To some degree, the place operated as a mini-mall in 1959. In addition to the usual departments, separate shops existed for pets, hobbies, gifts, tobacco, cameras, health products, and Boy & Girl Scout items. Other features included a watch & jewelry repair service, a beauty salon called the Lyric, and a home furnishings center with four decorating consultants who gave advice in the store or at one's home. Two comfortable rooms also allowed customers to listen to records, radios, and record players in sound-proof surroundings. And Sears heeded the needs of harried moms with tots under school age. While their mothers shopped, little Baby Boomers could be left at a free nursery supervised by a registered nurse.
FOOD & GAS
Sears patrons dined on one of the specialties of the Jean Ribault Room, shrimp salad served in an abalone pearl shell. This in-store restaurant, clad in cool, calming greens, was situated on the second floor. It indicated its First Coast location through a 33-foot long mural by Jax artist Lee Adams. The painting depicted the 1562 landing of Frenchman Jean Ribault at the mouth of the St. Johns River. Appropriately, coffee was served to diners by two girls in 16th Century French costumes. Patrons could also frequent the building's Peggy Kellogg coffee shop. As one website visitor notes about this eatery, "I remember going in as a child and my parents would get me a chocolate milk drink."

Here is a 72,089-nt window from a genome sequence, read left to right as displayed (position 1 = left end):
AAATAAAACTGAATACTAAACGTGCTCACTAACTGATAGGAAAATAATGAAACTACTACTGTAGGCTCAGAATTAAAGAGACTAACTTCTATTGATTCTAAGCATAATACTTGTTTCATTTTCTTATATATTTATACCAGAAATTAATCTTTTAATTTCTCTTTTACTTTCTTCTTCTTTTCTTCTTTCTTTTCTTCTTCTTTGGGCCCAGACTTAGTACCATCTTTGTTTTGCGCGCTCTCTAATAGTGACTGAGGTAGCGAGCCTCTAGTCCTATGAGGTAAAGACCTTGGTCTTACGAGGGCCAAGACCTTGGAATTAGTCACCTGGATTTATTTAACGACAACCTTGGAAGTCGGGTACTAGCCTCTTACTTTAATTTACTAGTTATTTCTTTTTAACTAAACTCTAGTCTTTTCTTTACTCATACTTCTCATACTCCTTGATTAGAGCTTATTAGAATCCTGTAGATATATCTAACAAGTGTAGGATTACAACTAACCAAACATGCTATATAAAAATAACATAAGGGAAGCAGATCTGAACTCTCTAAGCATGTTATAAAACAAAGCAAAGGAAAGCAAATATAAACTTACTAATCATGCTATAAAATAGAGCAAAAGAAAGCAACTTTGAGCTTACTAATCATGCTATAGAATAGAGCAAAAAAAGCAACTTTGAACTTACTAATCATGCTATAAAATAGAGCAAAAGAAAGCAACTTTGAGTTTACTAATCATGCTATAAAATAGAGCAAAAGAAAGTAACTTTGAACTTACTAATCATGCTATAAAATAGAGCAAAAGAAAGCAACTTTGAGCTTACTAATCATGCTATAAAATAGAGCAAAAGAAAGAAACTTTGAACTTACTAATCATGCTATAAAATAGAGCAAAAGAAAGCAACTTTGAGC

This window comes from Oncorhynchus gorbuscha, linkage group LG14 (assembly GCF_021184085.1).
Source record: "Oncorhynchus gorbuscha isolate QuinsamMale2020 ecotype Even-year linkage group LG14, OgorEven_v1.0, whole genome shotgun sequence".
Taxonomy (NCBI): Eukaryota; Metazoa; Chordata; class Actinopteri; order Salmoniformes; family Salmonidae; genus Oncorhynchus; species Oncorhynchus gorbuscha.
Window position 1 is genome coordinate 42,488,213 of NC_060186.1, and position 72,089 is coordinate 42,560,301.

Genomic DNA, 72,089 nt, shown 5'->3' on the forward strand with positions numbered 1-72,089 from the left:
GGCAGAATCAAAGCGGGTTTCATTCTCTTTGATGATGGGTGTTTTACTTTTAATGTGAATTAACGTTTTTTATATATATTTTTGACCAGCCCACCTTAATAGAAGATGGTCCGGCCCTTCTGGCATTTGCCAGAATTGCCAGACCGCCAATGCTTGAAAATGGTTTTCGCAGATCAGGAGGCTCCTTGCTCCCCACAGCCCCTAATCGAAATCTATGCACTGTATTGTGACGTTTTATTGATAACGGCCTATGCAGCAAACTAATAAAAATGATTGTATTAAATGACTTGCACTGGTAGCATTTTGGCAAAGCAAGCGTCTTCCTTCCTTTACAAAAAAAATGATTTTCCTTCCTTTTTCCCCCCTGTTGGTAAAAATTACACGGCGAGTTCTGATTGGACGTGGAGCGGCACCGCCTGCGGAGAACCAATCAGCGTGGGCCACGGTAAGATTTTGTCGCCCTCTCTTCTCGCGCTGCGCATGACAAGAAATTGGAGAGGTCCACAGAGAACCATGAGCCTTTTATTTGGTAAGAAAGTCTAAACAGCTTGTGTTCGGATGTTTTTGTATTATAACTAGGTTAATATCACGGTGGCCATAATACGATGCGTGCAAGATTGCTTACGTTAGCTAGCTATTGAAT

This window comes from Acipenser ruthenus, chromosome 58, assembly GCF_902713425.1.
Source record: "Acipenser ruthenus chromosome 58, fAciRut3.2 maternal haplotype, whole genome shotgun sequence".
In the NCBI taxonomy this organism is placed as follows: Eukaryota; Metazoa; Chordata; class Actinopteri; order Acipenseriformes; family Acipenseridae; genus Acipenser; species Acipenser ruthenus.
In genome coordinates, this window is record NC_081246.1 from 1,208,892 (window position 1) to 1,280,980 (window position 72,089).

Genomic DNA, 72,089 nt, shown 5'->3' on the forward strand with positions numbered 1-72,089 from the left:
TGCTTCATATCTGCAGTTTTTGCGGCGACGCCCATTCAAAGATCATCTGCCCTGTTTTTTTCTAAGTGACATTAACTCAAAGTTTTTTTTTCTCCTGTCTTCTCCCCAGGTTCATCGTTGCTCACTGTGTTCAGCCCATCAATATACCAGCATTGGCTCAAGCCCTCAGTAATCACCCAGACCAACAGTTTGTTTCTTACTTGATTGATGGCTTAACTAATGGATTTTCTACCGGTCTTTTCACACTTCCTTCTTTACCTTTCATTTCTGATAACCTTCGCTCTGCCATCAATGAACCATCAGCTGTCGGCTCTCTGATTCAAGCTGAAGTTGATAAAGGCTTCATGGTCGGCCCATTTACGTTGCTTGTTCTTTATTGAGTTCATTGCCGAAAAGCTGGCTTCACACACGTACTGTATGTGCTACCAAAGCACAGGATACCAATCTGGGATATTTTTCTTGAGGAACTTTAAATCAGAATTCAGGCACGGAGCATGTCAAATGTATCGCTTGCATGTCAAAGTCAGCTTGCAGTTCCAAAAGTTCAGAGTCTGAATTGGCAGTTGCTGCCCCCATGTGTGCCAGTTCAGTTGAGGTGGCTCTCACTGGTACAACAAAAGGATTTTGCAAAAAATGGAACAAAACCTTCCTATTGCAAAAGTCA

Standing at the corner of Bay & Pearl was a mammoth Sears automotive center, which serviced thirty vehicles at a time. Furthermore, customers could take advantage of a copious garden center. This was connected to the main structure by a covered walkway and a bridge over a reflecting pool. All in all, the entire Sears complex was staffed by over 1,100 employees.
The complex had replaced a hodgepodge of old buildings. These included a bus station, a meat business, a produce company, several warehouses, and some railroad offices. However, Sears eventually closed its Northbank shopping utopia. It followed other downtown department stores by relocating to outlying neighborhoods. The company shuttered its Northbank outlet in 1981 so as to reopen in a new expansion at the Regency Mall.
Dating from the Sixties, this St. Johns River photo shows the blue-green Atlantic Coast Line Railroad Building on the left and the black & white Jacksonville Civic Auditorium to the right. Dedicated in 1962, the auditorium represented the jewel of the city's waterfront development. It even graced the cover of the local phone book that year. After extensive renovations during the 1990s nevertheless, the structure was reborn as the extraordinary Times Union Performing Arts Center. Behind the auditorium stood the Mayflower (Mason) Hotel, the brown building with the white-colored upper floor. The Mayflower structure was erected in 1912 and demolished in 1978.